These days we’re featuring some of our favorite submissions we’ve received for the recently closed #FotoRoomOPEN | OSTKREUZ edition. We’ve seen so much good work that it will take a few weeks to share them all with you! (By the way, we’re now accepting submissions for the new #FotoRoomOPEN | Format edition—this time the winner gets a $1,000 award).
24 year-old photographer Ricardo Nagaoka was born and raised in Paraguay and later naturalized as a Canadian. What he enjoys most about photography is its lyrical potential: “The poetic capacity of the medium has always been a big draw for me. Photography can be so lyrical and free: it can poke and prod at questions that don’t necessarily have answers while at time revealing the intangible. Reality is often arbitrary and confusing—making pictures is how I have coped with the ambiguity and how I understand our relationships to the world. Nina Simone once said that it is an artist’s duty to reflect the times, and that has truly stuck with me when I make work.”
Eden Within Eden, the project Ricardo submitted to #FotoRoomOPEN | OSTKREUZ edition, was shot on film in the neighborhoods of North Portland, Oregon, “where gentrification has hit full force and the landscape is changing quickly. The effects of this change are stark and pervasive. While it is easy to react against the physical change of new buildings going up and old houses being demolished, the emotional toll of losing a home leaves wounds that ripple throughout communities.”
“North Portland is where black Americans have made their home in one of the whitest cities in America, in a state that has had a long history of white supremacy and exclusionary laws. Redlining, urban renewal projects, and a whole host of questionable policies have isolated black communities out of the metro area and into this part of town; gentrification is now pushing the same people out of the neighborhoods that have become their home. Eden Within Eden is an attempt to reflect these pains and scars, ones that unfortunately mirror what has been pervading the country since its inception.”
The theme of home was the initial inspiration for Eden Within Eden: “I’ve been having this curiosity of what constitutes the home, both as a physical space and an idea, and how we cultivate our identities within these places, whether it’s a house, a neighborhood, or a feeling. The work is closely tied with what I have been feeling about the absence and removal of the home as it relates to all of us. Change is setting in alarmingly fast, leaving little time to process and understand what is happening. The urgency is there. While what is happening here is certainly not unique to Portland, I hope that the images can begin to reveal the humanity behind these imposing, and often faceless, socioeconomic forces.”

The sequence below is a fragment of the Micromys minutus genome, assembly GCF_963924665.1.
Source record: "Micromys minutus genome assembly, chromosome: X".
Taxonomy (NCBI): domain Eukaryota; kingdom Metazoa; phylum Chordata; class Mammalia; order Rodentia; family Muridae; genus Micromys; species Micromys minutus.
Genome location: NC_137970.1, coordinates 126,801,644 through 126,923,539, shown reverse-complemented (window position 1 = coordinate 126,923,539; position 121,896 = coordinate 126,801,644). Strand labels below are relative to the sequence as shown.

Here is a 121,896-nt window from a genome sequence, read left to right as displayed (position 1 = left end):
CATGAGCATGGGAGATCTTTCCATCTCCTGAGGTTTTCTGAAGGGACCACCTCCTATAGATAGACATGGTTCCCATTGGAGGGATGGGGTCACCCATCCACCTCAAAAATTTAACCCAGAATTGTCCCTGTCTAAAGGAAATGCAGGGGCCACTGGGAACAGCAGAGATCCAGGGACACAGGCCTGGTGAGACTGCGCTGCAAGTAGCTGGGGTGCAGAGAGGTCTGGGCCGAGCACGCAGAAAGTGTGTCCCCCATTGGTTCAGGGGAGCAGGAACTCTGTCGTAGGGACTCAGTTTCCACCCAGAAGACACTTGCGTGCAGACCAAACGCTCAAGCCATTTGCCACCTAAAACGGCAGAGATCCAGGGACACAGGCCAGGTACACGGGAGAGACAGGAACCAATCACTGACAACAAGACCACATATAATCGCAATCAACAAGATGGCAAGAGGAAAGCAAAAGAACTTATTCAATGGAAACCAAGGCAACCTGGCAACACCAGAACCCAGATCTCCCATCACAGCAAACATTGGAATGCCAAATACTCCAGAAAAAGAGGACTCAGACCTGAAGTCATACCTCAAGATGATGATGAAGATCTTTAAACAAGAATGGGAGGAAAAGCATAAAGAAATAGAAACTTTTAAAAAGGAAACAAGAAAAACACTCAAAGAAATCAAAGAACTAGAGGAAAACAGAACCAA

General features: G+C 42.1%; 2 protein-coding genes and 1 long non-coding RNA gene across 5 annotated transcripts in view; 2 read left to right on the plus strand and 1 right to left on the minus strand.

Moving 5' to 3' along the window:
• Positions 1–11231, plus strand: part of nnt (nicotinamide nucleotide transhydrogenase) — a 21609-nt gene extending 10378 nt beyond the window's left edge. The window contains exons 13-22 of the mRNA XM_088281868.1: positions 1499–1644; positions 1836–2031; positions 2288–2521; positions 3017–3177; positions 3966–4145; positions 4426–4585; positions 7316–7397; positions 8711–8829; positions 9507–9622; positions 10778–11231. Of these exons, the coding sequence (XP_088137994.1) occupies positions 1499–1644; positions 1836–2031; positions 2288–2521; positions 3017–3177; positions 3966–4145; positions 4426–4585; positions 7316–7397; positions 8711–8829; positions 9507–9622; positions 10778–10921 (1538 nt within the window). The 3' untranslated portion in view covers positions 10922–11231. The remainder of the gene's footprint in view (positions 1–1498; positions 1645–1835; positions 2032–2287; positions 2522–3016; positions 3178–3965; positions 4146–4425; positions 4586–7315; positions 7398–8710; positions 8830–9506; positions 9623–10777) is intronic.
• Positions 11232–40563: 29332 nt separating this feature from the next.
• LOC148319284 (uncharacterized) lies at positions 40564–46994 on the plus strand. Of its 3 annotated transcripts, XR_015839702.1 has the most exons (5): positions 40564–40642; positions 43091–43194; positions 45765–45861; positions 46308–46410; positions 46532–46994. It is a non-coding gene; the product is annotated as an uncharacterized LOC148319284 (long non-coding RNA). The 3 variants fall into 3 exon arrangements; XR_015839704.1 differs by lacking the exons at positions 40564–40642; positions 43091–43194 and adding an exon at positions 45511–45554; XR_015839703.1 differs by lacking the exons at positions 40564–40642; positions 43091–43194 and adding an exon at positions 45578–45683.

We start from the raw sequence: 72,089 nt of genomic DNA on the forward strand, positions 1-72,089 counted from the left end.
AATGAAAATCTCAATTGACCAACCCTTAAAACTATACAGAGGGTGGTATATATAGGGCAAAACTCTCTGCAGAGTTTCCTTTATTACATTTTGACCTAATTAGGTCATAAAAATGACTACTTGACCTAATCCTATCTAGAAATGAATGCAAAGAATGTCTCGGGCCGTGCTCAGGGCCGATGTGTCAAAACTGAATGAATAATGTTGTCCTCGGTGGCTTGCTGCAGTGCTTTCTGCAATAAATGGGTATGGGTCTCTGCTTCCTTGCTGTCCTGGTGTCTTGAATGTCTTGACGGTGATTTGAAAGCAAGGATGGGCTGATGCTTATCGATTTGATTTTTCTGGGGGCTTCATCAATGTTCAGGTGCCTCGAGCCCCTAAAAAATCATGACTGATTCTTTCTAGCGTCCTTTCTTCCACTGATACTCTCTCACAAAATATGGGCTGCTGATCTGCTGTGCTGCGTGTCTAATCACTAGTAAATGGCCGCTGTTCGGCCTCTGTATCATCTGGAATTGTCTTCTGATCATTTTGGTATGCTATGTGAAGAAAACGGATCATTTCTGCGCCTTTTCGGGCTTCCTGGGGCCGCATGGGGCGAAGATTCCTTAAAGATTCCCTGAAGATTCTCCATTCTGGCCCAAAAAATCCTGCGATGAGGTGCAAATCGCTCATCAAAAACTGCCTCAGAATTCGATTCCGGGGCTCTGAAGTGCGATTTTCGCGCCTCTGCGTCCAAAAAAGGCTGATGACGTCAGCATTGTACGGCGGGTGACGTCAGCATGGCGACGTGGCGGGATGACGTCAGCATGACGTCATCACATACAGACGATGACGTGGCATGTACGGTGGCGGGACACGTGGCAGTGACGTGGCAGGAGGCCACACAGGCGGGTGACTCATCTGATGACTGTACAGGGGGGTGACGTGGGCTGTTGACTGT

As the images suggest, Ricardo’s intent wasn’t to strictly document the physical transformation of North Portland: “My reaction to the subject matter has been so much about empathy and emotion. The pictures are about sharing vulnerability. Since what I am trying to get to is at times intangible and maybe a bit overarching, I really wanted to see where the project could go if I were to avoid a more straightforward, photojournalistic approach. Although I speak a lot of the history and and mechanics of what is happening, the images themselves are ultimately more akin to a poem rather than a narrative.”
“It came from a book I had read of the same name,” Ricardo says of the series’ title, Eden Within Eden. “The book detailed Oregon’s history as a breeding ground to experiment with ideas for “utopian communities”. Most of the communes detailed by the author were based on religion and being ecologically conscious, but I could not help to draw the parallels between this culture of defining utopias and Oregon’s founding as a “white-only haven”. Eden Within Eden is a shift of that narrative, making those who were invisible under the reign of past ideologies visible.”
The above-mentioned book and other written texts worked as Ricardo’s main references for the project: “A lot of the imagery and ideas come from a constant stream of reading and writing. But in terms of specificity, it’s hard to say. I tend to work intuitively: if a sequence or image works, it does so because deep down it just feels right.” He mentions his professors in college as the individuals who have influenced his formation as a photographer more strongly: “It was through the faculty at the Rhode Island School of Design, like Steve B. Smith, Ann Fessler, and Thad Russell, who all taught me to focus on making work that matters to me, to push my work and be endlessly inquisitive of our presence in this world.”
The list of Ricardo’s favorite contemporary photographers is quite long and “could go on forever“: LaToya Ruby Frazier, Dawoud Bey, Dana Lixenberg, Gregory Halpern, Alec Soth, Stephen Shore, Thilde Jensen, Torbjørn Rødland, Lorna Simpson, Carrie Mae Weems, Thomas Struth, Rineke Dijkstra. The last photobooks he bought were Mathieu Asselin’s Monsanto: A Photographic Investigation and the recent edition of Larry Sultan’s Pictures From Home (“I really loved the integration of text and image for both works“).
Ricardo’s #threewordsforphotography are:
Empathy. Vulnerability. Genuine.